Clausewitz and the cartels

Posted on March 25th, 2021 by Bill Weinberg and tagged , , , , .

VoetenVeteran war photographer Teun Voeten has worked in conflict zones from Afghanistan and Iraq to Rwanda and Sierra Leone, to Haiti, Nicaragua and Colombia. Now he makes the leap into academia, with his newly published doctoral thesis, Mexican Drug Violence: Hybrid Warfare, Predatory Capitalism and the Logic of Cruelty. Voeten attempts to provide a theoretical framework for the unrelenting cartel wars that may now threaten an actual collapse of the government in the United States' southern neighbor.

Voeten examines the works of the 19th century Prussian general Carl von Clausewitz, who posed a "tripartite" model of the dynamics of warfare, in which the principal actors are the state, the army and the people. This was updated after World War II by the Israeli scholar Martin van Creveld, who saw these actors breaking down as discrete categories in modern warfare. Voeten poses his "hybrid warfare" as a new model, in which ostensibly non-state actors such as the notorious Zetas actually take on certain aspects of state entities, while employing "ultraviolence" to intimidate the populace.

Voeten sees the first eruption of true warfare in 2004, when the Sinaloa Cartel moved in on the eastern turf of the Gulf Cartel, precipitating street shoot-outs in Nuevo Laredo. In 2005, the Zetas emerged as a paramilitary offshoot of the Gulf Cartel and began the push-back, taking the war to the Sinaloa Cartel's traditional turf in Mexico's west. In 2006, President Felipe Calderón mobilized the army to fight (primarily) the Zetas, which only escalated the level of violence. In 2008, the main theater of war shifted to Ciudad Juárez, where the Sinaloa Cartel moved to usurp the traditional stronghold of the Juárez Cartel, finally emerging victorious after a three-year bloody struggle. Juárez in this period overtook Baghdad and Mogadishu as the most violent city on the planet.

President Andrés Manuel López Obrador took office in 2018 with idealistic talk of de-escalation, promising "hugs not bullets." But things have not de-escalated. The Sinaloa Cartel's subsidiary entities to the south of its main turf have splintered from their parent organization and each other, opening yet another theater of war in Michoacán and Jalisco. Voeten notes that some scholars are now warning that Mexico could become a "failed state."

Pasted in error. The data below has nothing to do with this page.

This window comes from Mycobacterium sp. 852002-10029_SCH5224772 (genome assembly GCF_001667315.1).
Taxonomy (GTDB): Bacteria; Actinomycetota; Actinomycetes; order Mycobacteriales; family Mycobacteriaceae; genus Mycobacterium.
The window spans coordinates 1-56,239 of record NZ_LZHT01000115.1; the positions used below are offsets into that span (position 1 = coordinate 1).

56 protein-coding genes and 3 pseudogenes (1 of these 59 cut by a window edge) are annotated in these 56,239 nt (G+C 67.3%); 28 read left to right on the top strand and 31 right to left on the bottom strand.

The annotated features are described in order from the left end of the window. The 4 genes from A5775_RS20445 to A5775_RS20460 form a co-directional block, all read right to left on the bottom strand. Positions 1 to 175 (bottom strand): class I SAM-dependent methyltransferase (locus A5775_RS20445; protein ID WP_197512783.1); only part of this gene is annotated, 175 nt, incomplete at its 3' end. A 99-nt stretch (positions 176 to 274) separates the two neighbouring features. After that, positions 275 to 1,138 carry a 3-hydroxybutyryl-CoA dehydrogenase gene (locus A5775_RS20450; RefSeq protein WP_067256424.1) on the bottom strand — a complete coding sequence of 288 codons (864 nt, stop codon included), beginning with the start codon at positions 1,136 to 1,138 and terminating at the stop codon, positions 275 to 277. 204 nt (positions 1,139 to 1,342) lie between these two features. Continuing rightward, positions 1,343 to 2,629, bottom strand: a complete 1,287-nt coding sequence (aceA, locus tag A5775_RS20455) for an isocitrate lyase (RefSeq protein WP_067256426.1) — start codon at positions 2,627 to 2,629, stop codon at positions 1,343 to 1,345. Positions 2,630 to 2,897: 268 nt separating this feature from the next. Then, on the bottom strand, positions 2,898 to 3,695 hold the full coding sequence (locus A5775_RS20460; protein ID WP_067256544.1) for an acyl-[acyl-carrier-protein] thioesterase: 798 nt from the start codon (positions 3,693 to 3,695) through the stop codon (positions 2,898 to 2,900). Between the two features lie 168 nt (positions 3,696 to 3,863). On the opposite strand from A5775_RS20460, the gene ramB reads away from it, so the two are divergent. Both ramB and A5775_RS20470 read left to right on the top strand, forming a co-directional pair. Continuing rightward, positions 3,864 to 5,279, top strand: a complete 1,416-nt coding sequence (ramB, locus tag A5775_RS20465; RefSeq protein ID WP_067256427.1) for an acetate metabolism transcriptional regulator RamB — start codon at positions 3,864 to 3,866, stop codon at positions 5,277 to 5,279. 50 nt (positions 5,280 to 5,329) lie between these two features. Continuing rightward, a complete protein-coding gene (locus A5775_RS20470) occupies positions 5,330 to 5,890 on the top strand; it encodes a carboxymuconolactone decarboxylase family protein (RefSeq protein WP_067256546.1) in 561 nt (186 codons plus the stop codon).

Voeten is most useful in the global perspective he brings to Mexico's nightmare. He insightfully compares the Zetas to ISIS, noting how both operate on a "franchise" model and arguing that both provide exemplars of "hybrid warfare."

In looking to the roots of the crisis, Voeten may be over-reacting to the tendency among progressives to blame everything on "neoliberalism," and to argue that poverty "causes" crime. If these dictums are oversimplified, so may be Voeten's attempted correctives. He poses the cartels as "ultra-capitalist predatory corporations." While Clausewitz saw war as a "continuation of politics by other means," for Mexico's cartels it is a "continuation of business by other means." But this can also be seen as an extension of the ethic of savage capitalism imposed by the neoliberal order—not something counterposed to it. It is hard to believe it is merely coincidental that Mexico went over the edge into internal war in the years after NAFTA pulled the economic rug out from under the country's workers and peasants.

It's also disappointing that Voeten does not look to legalization of (at least) cannabis as a means of (at least) beginning a de-escalation. We should by all means be skeptical of another round of easy-answer utopianism (whether it was sending in the army in 2006 or offering "hugs" in 2018). But Mexicans will soon have the opportunity to craft a legalization model that could, perhaps, just begin to move the country back from the brink...


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